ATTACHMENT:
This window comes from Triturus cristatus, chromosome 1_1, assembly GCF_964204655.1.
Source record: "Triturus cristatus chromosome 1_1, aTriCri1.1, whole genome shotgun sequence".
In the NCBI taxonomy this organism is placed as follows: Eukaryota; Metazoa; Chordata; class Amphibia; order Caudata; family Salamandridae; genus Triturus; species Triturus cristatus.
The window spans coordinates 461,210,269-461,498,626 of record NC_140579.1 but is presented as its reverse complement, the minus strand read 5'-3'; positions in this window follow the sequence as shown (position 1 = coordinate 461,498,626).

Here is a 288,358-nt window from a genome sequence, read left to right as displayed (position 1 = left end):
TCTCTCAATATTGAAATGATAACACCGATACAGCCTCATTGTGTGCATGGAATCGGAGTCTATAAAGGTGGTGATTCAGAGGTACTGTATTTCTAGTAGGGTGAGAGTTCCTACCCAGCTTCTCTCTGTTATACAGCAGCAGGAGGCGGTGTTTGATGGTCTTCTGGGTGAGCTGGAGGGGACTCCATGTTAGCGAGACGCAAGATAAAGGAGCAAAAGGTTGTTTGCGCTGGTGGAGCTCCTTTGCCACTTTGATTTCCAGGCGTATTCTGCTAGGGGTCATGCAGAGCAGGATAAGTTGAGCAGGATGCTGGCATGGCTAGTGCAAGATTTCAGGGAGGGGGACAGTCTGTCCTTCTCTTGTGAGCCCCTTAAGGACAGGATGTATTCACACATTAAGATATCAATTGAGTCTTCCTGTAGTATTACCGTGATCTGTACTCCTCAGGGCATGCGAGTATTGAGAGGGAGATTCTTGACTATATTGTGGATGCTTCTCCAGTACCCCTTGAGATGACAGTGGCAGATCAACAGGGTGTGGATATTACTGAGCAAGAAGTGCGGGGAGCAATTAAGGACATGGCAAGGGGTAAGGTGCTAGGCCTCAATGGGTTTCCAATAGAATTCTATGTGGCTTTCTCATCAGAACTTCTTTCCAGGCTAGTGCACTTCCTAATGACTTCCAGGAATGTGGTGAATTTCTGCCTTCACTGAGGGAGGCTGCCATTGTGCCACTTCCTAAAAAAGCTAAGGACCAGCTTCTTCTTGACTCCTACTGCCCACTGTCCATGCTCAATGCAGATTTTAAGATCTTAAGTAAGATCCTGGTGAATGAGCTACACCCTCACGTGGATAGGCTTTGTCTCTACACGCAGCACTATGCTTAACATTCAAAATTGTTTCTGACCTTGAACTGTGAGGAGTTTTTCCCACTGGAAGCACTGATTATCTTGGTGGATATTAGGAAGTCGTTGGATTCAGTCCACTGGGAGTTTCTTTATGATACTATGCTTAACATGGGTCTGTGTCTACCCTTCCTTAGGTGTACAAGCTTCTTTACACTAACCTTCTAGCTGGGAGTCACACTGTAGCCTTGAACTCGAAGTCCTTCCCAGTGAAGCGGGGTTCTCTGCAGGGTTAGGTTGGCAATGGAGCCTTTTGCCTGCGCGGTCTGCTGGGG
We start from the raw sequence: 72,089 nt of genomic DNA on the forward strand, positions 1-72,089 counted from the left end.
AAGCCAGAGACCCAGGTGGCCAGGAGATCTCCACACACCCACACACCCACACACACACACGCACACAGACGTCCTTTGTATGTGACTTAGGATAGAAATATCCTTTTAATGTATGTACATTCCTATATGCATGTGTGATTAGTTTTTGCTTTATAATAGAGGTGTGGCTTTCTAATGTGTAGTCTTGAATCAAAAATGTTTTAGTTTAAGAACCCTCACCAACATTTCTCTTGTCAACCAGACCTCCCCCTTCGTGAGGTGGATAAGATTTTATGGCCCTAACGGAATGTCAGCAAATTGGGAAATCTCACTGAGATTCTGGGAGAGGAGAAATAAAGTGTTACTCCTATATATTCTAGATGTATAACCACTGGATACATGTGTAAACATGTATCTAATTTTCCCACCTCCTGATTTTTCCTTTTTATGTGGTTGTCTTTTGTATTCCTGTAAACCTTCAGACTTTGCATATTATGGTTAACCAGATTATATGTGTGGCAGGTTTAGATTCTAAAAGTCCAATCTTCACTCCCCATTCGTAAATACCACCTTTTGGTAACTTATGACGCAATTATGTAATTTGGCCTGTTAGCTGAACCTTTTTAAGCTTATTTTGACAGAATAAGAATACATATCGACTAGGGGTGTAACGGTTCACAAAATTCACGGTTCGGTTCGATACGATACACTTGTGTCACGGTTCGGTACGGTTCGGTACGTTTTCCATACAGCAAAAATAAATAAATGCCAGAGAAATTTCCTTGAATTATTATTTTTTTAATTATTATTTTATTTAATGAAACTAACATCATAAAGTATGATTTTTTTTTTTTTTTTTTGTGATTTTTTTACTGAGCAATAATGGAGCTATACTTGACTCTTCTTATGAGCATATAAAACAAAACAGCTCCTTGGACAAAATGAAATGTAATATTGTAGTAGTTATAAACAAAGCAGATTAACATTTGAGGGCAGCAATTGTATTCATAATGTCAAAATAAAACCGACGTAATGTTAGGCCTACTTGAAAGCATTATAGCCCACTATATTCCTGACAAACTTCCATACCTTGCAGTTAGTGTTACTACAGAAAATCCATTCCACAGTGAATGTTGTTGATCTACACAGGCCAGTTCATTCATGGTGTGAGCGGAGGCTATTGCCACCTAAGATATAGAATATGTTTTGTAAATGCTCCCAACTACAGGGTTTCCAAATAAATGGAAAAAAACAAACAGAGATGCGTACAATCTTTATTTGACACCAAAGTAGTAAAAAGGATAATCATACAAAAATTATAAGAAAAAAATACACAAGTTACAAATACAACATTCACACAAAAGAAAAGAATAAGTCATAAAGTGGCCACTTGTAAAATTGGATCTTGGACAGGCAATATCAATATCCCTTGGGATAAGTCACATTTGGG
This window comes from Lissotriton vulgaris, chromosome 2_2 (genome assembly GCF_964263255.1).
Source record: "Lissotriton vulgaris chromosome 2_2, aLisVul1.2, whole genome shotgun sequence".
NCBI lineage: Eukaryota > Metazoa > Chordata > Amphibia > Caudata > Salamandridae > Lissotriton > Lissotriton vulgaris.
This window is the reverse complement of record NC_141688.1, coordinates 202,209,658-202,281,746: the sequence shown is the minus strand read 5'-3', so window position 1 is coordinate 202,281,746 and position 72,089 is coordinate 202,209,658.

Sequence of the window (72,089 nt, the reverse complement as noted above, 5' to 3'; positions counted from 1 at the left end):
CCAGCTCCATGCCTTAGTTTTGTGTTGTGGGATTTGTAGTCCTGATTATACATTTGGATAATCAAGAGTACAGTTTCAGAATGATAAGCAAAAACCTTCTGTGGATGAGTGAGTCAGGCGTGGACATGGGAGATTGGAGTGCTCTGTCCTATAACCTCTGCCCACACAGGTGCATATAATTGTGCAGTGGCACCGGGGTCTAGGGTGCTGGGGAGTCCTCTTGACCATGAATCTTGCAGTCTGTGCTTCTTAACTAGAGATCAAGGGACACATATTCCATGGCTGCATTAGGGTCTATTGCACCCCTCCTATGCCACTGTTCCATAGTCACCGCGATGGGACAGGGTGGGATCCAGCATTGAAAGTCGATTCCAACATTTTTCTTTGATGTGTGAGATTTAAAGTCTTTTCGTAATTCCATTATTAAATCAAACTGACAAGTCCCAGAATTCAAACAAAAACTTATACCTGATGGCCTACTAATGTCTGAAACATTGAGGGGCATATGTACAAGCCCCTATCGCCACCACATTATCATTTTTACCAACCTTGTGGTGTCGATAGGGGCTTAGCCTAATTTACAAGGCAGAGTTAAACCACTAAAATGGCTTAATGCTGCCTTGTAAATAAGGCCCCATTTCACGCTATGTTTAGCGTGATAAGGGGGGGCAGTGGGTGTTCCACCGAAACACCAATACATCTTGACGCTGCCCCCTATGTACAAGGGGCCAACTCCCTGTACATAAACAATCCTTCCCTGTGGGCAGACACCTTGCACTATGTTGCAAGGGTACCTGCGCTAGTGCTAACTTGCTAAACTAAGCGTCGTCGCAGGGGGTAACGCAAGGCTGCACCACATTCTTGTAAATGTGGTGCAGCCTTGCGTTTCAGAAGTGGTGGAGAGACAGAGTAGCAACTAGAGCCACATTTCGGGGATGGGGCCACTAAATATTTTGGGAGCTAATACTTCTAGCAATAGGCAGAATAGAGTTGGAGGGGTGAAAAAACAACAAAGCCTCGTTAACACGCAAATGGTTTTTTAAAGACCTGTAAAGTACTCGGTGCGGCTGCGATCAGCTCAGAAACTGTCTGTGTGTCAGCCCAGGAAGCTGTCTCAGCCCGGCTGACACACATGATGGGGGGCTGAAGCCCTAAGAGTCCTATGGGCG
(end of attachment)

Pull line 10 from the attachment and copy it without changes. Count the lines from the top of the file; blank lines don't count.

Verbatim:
Source record: "Lissotriton vulgaris chromosome 2_2, aLisVul1.2, whole genome shotgun sequence".